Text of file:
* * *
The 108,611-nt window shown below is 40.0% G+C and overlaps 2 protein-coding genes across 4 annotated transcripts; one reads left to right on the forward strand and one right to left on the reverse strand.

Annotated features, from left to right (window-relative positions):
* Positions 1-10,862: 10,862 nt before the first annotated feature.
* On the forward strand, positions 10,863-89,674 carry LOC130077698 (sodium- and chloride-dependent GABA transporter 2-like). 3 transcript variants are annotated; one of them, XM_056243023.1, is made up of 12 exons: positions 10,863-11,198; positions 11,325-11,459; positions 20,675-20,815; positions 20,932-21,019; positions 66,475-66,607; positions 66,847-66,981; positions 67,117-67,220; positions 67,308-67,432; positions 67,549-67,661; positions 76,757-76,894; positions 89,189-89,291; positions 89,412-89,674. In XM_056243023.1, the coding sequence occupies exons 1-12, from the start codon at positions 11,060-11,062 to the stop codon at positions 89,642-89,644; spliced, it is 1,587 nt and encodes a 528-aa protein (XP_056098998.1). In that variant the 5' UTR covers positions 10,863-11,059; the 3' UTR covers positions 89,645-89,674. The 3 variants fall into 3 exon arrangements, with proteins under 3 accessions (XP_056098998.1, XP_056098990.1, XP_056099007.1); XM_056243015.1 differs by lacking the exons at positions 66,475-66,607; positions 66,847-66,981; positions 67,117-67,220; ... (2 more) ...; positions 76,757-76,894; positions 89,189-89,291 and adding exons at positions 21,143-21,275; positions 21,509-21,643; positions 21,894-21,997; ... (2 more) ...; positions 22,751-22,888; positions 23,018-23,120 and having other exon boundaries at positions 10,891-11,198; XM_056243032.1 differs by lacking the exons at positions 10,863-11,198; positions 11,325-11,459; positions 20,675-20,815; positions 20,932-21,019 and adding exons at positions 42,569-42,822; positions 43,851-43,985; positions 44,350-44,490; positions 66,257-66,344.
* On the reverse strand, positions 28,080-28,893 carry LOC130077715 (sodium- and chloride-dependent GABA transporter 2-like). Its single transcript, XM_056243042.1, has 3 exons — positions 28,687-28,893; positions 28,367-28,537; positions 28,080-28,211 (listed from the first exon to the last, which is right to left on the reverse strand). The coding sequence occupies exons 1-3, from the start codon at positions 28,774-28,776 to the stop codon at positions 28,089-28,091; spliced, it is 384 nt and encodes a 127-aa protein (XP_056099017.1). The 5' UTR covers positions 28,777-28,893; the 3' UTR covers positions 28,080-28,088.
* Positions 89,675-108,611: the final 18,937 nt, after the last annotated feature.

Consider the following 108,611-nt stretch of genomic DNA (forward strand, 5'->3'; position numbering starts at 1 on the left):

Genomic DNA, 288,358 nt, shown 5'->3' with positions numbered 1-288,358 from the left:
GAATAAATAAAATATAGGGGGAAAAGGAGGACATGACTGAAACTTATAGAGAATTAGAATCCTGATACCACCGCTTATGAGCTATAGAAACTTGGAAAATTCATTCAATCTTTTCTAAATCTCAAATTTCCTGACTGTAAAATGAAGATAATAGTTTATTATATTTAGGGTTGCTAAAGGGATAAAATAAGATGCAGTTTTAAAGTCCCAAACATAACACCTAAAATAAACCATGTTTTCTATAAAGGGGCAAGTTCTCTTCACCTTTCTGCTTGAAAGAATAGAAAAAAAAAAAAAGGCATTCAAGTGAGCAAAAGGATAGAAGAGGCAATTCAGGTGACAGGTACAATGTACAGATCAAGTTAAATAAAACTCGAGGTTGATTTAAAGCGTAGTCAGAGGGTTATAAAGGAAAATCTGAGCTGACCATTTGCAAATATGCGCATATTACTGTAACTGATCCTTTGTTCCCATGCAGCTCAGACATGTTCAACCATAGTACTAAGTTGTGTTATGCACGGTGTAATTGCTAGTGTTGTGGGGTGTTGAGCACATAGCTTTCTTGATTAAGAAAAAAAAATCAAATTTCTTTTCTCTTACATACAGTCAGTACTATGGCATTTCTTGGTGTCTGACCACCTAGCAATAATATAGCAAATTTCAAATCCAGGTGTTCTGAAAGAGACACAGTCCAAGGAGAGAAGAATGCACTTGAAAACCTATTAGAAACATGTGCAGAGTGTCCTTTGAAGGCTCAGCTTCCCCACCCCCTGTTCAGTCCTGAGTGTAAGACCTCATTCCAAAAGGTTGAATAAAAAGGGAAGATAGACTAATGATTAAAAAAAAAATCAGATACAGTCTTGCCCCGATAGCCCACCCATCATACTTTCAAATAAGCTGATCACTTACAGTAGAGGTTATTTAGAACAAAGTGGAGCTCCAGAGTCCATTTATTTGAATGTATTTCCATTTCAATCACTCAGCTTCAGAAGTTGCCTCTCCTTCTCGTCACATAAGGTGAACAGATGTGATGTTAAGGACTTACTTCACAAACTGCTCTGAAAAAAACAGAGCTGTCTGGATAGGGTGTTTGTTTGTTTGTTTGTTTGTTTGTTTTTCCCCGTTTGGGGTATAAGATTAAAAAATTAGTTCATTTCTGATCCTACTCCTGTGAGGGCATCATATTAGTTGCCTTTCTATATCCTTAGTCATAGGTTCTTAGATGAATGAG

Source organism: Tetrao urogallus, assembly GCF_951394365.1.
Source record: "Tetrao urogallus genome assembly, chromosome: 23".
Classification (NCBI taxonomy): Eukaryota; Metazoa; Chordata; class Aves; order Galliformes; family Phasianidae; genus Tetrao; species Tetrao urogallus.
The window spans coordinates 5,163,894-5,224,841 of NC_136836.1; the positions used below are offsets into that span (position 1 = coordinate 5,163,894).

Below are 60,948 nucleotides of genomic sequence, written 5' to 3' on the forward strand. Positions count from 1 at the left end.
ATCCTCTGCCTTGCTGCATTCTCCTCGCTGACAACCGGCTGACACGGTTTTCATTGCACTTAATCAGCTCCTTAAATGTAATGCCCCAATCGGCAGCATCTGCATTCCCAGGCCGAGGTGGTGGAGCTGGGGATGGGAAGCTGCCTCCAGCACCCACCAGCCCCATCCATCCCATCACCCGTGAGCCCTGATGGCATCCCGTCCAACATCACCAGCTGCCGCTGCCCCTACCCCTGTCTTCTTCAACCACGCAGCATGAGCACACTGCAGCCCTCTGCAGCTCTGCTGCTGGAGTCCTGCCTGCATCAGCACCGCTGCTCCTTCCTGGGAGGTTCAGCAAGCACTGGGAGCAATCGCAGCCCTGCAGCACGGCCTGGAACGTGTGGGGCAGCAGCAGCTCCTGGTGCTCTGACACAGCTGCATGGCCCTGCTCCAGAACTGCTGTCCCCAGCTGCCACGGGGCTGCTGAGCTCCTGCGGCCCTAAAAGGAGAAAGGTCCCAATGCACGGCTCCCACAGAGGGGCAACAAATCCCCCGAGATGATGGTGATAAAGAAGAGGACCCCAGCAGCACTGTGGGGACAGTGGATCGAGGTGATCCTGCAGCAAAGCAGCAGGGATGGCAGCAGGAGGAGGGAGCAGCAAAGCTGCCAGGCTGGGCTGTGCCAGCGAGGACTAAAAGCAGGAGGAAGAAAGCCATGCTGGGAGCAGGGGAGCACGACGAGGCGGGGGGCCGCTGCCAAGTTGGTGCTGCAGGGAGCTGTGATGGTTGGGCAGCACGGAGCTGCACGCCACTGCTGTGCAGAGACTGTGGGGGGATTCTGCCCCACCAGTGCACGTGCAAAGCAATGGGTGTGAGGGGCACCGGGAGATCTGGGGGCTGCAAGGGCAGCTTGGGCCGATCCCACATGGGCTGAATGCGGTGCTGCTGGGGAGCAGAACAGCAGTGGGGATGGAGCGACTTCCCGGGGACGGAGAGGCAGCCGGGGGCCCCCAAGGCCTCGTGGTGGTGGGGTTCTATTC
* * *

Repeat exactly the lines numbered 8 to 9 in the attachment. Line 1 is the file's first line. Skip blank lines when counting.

Genomic DNA, 288,358 nt, shown 5'->3' with positions numbered 1-288,358 from the left:
GAATAAATAAAATATAGGGGGAAAAGGAGGACATGACTGAAACTTATAGAGAATTAGAATCCTGATACCACCGCTTATGAGCTATAGAAACTTGGAAAATTCATTCAATCTTTTCTAAATCTCAAATTTCCTGACTGTAAAATGAAGATAATAGTTTATTATATTTAGGGTTGCTAAAGGGATAAAATAAGATGCAGTTTTAAAGTCCCAAACATAACACCTAAAATAAACCATGTTTTCTATAAAGGGGCAAGTTCTCTTCACCTTTCTGCTTGAAAGAATAGAAAAAAAAAAAAAGGCATTCAAGTGAGCAAAAGGATAGAAGAGGCAATTCAGGTGACAGGTACAATGTACAGATCAAGTTAAATAAAACTCGAGGTTGATTTAAAGCGTAGTCAGAGGGTTATAAAGGAAAATCTGAGCTGACCATTTGCAAATATGCGCATATTACTGTAACTGATCCTTTGTTCCCATGCAGCTCAGACATGTTCAACCATAGTACTAAGTTGTGTTATGCACGGTGTAATTGCTAGTGTTGTGGGGTGTTGAGCACATAGCTTTCTTGATTAAGAAAAAAAAATCAAATTTCTTTTCTCTTACATACAGTCAGTACTATGGCATTTCTTGGTGTCTGACCACCTAGCAATAATATAGCAAATTTCAAATCCAGGTGTTCTGAAAGAGACACAGTCCAAGGAGAGAAGAATGCACTTGAAAACCTATTAGAAACATGTGCAGAGTGTCCTTTGAAGGCTCAGCTTCCCCACCCCCTGTTCAGTCCTGAGTGTAAGACCTCATTCCAAAAGGTTGAATAAAAAGGGAAGATAGACTAATGATTAAAAAAAAAATCAGATACAGTCTTGCCCCGATAGCCCACCCATCATACTTTCAAATAAGCTGATCACTTACAGTAGAGGTTATTTAGAACAAAGTGGAGCTCCAGAGTCCATTTATTTGAATGTATTTCCATTTCAATCACTCAGCTTCAGAAGTTGCCTCTCCTTCTCGTCACATAAGGTGAACAGATGTGATGTTAAGGACTTACTTCACAAACTGCTCTGAAAAAAACAGAGCTGTCTGGATAGGGTGTTTGTTTGTTTGTTTGTTTGTTTGTTTTTCCCCGTTTGGGGTATAAGATTAAAAAATTAGTTCATTTCTGATCCTACTCCTGTGAGGGCATCATATTAGTTGCCTTTCTATATCCTTAGTCATAGGTTCTTAGATGAATGAG